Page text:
3 Reasons why the 2018-19 Chicago Bulls are not fun after all
Last year, Chicago finally committed to a rebuild. Although it wasn't what Fred Hoiberg signed on for, the Bulls traded away Jimmy Butler for Zach LaVine, Kris Dunn and the draft's #7 pick, which became Lauri Markkanen.
Suddenly, Robin Lopez was the only veteran left on the team. And with LaVine rehabbing from an ACL tear, the Bulls promptly cratered to the bottom of the league at a neat 3-20 tanking record for one of the loaded 2019 draft's prized picks.
However, Nikola Mirotic, who had his face punched in by teammate Bobby Portis, recovered and went off on a red hot run, ripping seven straight wins to bring the Bulls to 10-20. It was a record that wasn't good, but significantly hurt their chances of getting a top three pick.
Chicago traded Mirotic in December and ended up 27-55, with the #7 pick. Imagine your team being so bad that they couldn't even lose the right way. That #7 pick became Wendell Carter Jr.
Here's why the Bulls are still pretty far away from success by any definition.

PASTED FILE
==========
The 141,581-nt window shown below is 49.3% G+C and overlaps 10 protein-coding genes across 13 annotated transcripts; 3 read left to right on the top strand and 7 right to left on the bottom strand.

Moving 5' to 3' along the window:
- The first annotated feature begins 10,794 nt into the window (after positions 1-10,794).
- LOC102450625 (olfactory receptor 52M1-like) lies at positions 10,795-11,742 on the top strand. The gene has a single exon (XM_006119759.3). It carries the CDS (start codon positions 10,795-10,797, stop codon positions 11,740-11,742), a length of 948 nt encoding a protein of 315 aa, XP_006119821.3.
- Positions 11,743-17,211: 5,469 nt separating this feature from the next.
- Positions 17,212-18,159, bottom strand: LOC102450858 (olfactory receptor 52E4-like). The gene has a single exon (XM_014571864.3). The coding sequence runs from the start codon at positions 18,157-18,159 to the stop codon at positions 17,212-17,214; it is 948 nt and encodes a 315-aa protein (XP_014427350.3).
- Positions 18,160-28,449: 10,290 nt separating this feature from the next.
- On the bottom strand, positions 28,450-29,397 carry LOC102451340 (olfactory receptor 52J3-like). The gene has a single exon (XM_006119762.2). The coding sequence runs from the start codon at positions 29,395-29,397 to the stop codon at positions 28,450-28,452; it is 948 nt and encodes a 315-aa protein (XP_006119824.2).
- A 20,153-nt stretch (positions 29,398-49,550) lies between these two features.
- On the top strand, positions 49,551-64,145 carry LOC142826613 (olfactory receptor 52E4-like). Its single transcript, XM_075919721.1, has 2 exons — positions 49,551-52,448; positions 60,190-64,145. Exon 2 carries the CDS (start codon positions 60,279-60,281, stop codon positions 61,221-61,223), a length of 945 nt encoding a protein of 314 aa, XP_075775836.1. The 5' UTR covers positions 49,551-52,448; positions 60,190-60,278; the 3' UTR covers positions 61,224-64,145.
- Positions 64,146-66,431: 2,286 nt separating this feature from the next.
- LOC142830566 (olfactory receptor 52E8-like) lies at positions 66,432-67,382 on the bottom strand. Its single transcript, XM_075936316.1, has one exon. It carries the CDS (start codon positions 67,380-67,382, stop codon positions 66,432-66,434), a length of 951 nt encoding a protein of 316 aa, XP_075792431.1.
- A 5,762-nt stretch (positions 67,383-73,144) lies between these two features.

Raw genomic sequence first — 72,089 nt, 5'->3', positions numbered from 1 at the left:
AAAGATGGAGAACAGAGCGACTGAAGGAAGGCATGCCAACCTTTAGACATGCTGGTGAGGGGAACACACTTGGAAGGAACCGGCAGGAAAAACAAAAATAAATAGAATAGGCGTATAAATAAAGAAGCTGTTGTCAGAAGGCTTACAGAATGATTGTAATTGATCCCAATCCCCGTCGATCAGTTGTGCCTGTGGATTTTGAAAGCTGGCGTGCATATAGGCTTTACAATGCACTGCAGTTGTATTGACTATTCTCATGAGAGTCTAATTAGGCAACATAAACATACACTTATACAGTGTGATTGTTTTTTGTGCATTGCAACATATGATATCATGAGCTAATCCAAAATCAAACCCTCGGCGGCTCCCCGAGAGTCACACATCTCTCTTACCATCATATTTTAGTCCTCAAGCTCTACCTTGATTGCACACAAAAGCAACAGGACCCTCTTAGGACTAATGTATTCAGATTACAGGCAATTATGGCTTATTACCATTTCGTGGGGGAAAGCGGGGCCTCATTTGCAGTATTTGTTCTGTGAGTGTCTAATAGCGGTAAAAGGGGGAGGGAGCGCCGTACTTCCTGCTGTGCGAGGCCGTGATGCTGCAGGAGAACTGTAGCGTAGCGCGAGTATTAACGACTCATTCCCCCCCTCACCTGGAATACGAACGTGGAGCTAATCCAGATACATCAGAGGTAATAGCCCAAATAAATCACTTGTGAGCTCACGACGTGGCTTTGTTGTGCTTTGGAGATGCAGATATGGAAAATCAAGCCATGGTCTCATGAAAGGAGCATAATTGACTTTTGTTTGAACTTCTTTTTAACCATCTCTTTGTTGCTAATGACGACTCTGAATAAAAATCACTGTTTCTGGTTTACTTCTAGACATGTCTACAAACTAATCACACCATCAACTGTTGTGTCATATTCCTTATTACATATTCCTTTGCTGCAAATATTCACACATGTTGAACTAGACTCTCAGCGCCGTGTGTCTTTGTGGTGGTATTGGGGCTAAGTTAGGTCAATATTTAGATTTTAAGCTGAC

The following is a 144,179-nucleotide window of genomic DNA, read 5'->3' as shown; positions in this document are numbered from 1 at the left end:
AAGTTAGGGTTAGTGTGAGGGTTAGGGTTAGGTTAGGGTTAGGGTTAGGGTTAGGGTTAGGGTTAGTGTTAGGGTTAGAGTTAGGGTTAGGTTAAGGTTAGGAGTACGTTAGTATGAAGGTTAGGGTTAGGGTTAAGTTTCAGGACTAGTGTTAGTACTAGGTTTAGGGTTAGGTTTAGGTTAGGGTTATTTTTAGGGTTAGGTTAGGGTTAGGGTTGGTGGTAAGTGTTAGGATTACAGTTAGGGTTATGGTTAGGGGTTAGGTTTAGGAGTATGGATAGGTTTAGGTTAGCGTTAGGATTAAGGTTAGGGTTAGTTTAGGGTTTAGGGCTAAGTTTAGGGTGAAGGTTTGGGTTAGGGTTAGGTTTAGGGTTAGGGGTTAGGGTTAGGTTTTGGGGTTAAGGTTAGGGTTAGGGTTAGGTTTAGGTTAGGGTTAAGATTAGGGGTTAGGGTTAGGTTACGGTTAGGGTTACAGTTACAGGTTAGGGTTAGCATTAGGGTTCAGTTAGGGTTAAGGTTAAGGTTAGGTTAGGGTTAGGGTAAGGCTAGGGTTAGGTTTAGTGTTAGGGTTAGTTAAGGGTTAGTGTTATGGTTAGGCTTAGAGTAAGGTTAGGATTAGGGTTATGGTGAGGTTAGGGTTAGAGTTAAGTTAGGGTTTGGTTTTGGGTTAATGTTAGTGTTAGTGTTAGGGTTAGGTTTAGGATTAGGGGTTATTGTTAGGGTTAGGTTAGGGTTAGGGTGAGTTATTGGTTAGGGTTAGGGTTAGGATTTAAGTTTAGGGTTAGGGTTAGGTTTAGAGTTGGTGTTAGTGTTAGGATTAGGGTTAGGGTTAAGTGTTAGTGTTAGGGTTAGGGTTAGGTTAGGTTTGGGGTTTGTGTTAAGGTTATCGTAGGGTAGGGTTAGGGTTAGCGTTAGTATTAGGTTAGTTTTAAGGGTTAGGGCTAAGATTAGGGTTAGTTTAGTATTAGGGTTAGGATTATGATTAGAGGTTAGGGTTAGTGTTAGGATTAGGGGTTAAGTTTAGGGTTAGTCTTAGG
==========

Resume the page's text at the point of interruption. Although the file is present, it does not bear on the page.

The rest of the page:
1) The weird timing of Fred Hoiberg's dismissal
Everyone knew he had to go. But he was coaching a very young and injury-ravaged roster. He was under the impression that he'd have time to set plays around WCJ and Lauri, and got a total of 15 minutes of those two on the court overall.
Why? It wasn't like Chicago were playoff contenders. Why fire an offensive minded coach who finally had a chance to work with the right personnel?
The oft-vilified (and rightfully so) Bulls GM Gar Forman cited "lack of energy" as a reason. At 3-19? Lack of energy is probably the best thing for this team.
The last thing any Bulls fan wants is going on a winning streak and hurting their chances of seeing Zion Williamson or Barrett in Chicago red.
Hoiberg was in season 4 of his five-year contract, and will get paid into his fifth season as well. So why not give the man a chance to showcase his ideas once?
The league's worst front office saddled Hoiberg with non shooters in Butler, Rose and Pau Gasol in his first year, Wade and Rondo in his second year and a tanking commitment in his third year. The man had been through enough.